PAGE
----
Pact, which works to end poverty and marginalization, is excited to participate in Global Entrepreneurship Week to celebrate its work supporting entrepreneurs around the world. Pact’s WORTH program has empowered more than 1 million women in 16 countries to save money, access credit and start small businesses. In Cambodia, Pact’s WE Act program is helping women business owners reach their full potential and enjoy full economic rights.
One of Pact’s newest programs supporting entrepreneurs is Moyo Gems in Tanzania, which is building a first-of-its-kind ethical gemstone supply chain and market. Read on to learn more....
Asha, a 47-year-old widow who lives in Tanzania’s Umba Valley, makes her living mining green tourmaline. She’s been an artisanal gemstone miner for three years. Before, she farmed, but it wasn’t enough to make ends meet. She saw that miners in her community were earning more, so she decided to try. With a small crew that she employs to work her claim with her, she usually mines five days a week, digging tourmaline from the earth with nothing more than stakes, hammers and shovels.
She says the deeper they dig, the better the gems get. Asha knows the big stone that will change her life is waiting for her. “I just want to live a good life,” she says.
Asha may not be what typically comes to mind when you picture an entrepreneur, but she and the other women miners with whom Pact works as part of its Moyo Gems projects are among the most enterprising, ambitious and hardest working people there are. They embody the true spirit of entrepreneurship, and Pact is supporting them in groundbreaking ways.
Pact has been working with small-scale mining communities for more than a decade through its Mines to Markets program, which collaborates with governments and industry to make the small-scale mining sector safer, formal and more productive. Moyo Gems, which launched this year, is a partnership between Pact, international gem dealers ANZA Gems and Nineteen48, and women gemstone miners themselves, namely the Tanzania Women Miners Association, or TAWOMA. Pact began working with TAWOMA through a small pilot project that sought to give women gemstone miners in Umba greater knowledge about the gems they produce and their value.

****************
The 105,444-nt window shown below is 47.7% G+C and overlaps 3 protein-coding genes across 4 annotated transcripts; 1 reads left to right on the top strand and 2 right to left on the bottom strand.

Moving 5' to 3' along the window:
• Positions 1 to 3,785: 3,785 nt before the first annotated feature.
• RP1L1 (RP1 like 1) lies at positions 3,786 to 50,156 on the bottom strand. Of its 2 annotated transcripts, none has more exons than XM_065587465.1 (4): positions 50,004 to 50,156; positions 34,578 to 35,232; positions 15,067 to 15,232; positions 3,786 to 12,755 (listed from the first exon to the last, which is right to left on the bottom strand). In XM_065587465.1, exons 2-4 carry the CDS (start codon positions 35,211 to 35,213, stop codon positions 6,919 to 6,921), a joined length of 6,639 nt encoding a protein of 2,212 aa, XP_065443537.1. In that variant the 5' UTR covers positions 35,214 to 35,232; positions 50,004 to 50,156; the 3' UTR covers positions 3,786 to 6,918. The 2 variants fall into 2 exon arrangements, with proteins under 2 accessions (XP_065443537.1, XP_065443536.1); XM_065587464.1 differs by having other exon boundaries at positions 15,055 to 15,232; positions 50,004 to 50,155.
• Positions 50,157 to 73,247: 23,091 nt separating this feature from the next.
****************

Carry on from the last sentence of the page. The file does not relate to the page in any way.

The trainings were a success, but the project highlighted another big problem the miners faced: They lacked a consistent market for selling their gemstones. Often mining and living in remote areas far from paved roads, and without the means to travel into more populated areas, miners were forced by necessity to sell to local brokers for whatever price was offered – generally far less than what their gems would end up fetching further along the supply chain. Local brokers also usually withheld half the selling price until they sold the gem on; often, miners never got what they were owed.
This struck Pact as a problem related to an even bigger one: the sector’s significant lack of ethically assured gemstones. Some 80-90% of all colored gemstones are mined from ASM sources, yet there was no model that even verified these were mined legally.